where VGS (503) is the gate-to-source voltage of transistor 503, VGS (505) is the gate-to-source voltage of transistor 505, and VR (506) is the voltage across resistor 506. As the temperature increases, the quantity (VGS (503)-VGS (505)) increases, and therefore VR (506) also increases. This means that the current flowing through resistor 506 also increases. Thus the current in conduction path 501 (which is the same as the current through resistor 506) increases with increasing temperature, which means that it varies inversely to the normal variation of currents through a CMOS transistor.
An NMOS transistor 507 and a PMOS transistor 508 are connected in a conduction path 509 between Vdd and ground. The gate of transistor 507 is coupled to the gates of transistors 503 and 505. Transistor 507 therefore acts a current mirror for the current flowing in conduction path 501. The voltage at the gate of transistor 508 varies in proportion to the current flowing through conduction path 509. This voltage, constitutes an output of temperature compensation unit 415 and is designated IREF. The current flowing through conduction path 509 is typically much larger than the current flowing in conduction path 501 (e.g., milliamps rather than microamps). The values of transistors 507 and 508 are established so as to obtain the correct IREF for temperature compensation purposes, as described below.
A second output of temperature-compensation unit 415, designated IREF 1 is taken at the drain of a transistor 510 which is connected in series with a resistor 511 between Vdd and ground. The gate and drain of transistor 510 are shorted together. Since transistor 510 is not temperature-compensated, the output IREF 1 varies inversely with temperature, as with a normal CMOS device.
An NMOS transistor 512 is connected between the common gate terminals of transistors 503,505 and 507, and acts as a capacitor to filter out any noise which might appear on the ground line (designated 513). Similarly, a PMOS transistor 514 is connected between the gate of transistor 508 and the Vdd voltage supply line (designated 515), and a PMOS transistor 516 is connected between the drain of transistor 510 and voltage supply line 515. Transistors 514 and 516 filter out any noise that occurs on voltage supply line 515, and prevent it from appearing in the output signals IREF and IREF 1, respectively.
Transistors 517-520 form a start-up circuit for temperature-compensation unit 415. A PMOS transistor 517 and two NMOS transistors 518 and 519 are connected in series between Vdd and ground. The drain and gate terminals of these transistors are tied together, and they together form a voltage divider, the voltage at the common node between transistors 517 and 518 being applied to the gate of NMOS transistor 520. When the transceiver is first turned on, transistor 520 is conductive and couples the drain of transistor 503 to Vdd. This starts a current flowing through transistor 503, which in turn causes a current to flow in transistor 505. Transistors 518 and 519 clamp the gate of transistor 520, and transistor 520 turns off when current is flowing in conduction paths 500 and 501 and the circuit is operating.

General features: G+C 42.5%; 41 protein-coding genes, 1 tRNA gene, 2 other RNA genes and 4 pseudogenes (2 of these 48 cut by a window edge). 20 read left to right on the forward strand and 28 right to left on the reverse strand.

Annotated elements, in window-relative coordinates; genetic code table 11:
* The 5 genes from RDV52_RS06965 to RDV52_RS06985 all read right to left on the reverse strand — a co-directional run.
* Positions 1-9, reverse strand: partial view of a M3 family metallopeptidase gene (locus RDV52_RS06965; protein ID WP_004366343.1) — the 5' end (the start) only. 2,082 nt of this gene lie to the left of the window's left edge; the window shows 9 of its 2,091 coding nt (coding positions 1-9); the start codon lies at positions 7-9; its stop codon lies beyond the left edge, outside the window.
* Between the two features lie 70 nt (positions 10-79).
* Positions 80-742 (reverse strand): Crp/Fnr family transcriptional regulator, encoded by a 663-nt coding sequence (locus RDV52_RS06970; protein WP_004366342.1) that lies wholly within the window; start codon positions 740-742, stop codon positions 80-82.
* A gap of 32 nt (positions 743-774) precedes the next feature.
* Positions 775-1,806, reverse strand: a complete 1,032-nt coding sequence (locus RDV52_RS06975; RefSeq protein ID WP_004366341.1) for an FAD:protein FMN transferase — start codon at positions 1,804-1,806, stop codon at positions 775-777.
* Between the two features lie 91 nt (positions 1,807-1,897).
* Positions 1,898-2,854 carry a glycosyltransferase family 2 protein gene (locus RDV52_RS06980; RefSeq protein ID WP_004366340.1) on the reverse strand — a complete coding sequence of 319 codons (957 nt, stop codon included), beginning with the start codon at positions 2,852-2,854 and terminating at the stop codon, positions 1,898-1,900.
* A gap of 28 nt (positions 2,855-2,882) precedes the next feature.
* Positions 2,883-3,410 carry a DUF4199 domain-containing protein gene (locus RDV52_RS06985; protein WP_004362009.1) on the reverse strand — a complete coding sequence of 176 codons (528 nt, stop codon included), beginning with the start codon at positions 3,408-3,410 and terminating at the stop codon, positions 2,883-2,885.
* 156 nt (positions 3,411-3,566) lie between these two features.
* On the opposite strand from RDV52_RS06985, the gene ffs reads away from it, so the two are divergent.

In summary, temperature-compensation unit 415 produces two voltage outputs, a first voltage output IREF Which varies directly with temperature and a second voltage output IREF 1 which varies inversely with temperature.
Referring once again to FIG. 4, IREF appears on a line 416 and is delivered to the gates of transistors 406 and 409. Considering transistor 406 first, since IREF varies directly with temperature, it causes the current through transistor 406 likewise to vary directly with temperature, and this compensates for the temperature-induced effects in transistors 120 and 121. In other words, as the temperature increases, the transconductance of transistors 120 and 121 decreases, and this would reduce the current flowing through these transistors. The current through transistor 406 increases with temperature, however, and this balances the current reduction and maintains relatively temperature-independent currents flowing in transistors 120 and 121. By means of a simulation program such as SPICE, the width-to-length ratios of the channel of transistors 503 and 505, and the sizes of transistors 507, 508 and 406 are set so as to provide proper temperature compensation for transistors 120 and 121.
Similarly, IREF is applied to the gate of transistor 409, which is connected in series with transistor 401. The current through transistor 409 compensates for temperature-induced variations in the current through transistor 401. The paired transistors 407 and 408 act as a current mirror and reduce the magnitude of the compensation applied to transistor 401. This ensures that the rise time of the pulses transmitted by transistor 401 remains the same, regardless of temperature. The fall time of these pulses is determined by the voltage at the gate of transistor 401 and this in turn is determined by the currents flowing through transistors 120 and 121. The temperature compensation provided by transistor 406 ensures that the fall time of the pulses transmitted by transistor 401 remains the same. Thus the temperature compensation provided by transistor 406 (for transistors 120 and 121) and the combined effect of transistors 407-409 (for transistor 401) operate together to ensure that the pulses produced by transistor 401 are symmetrical.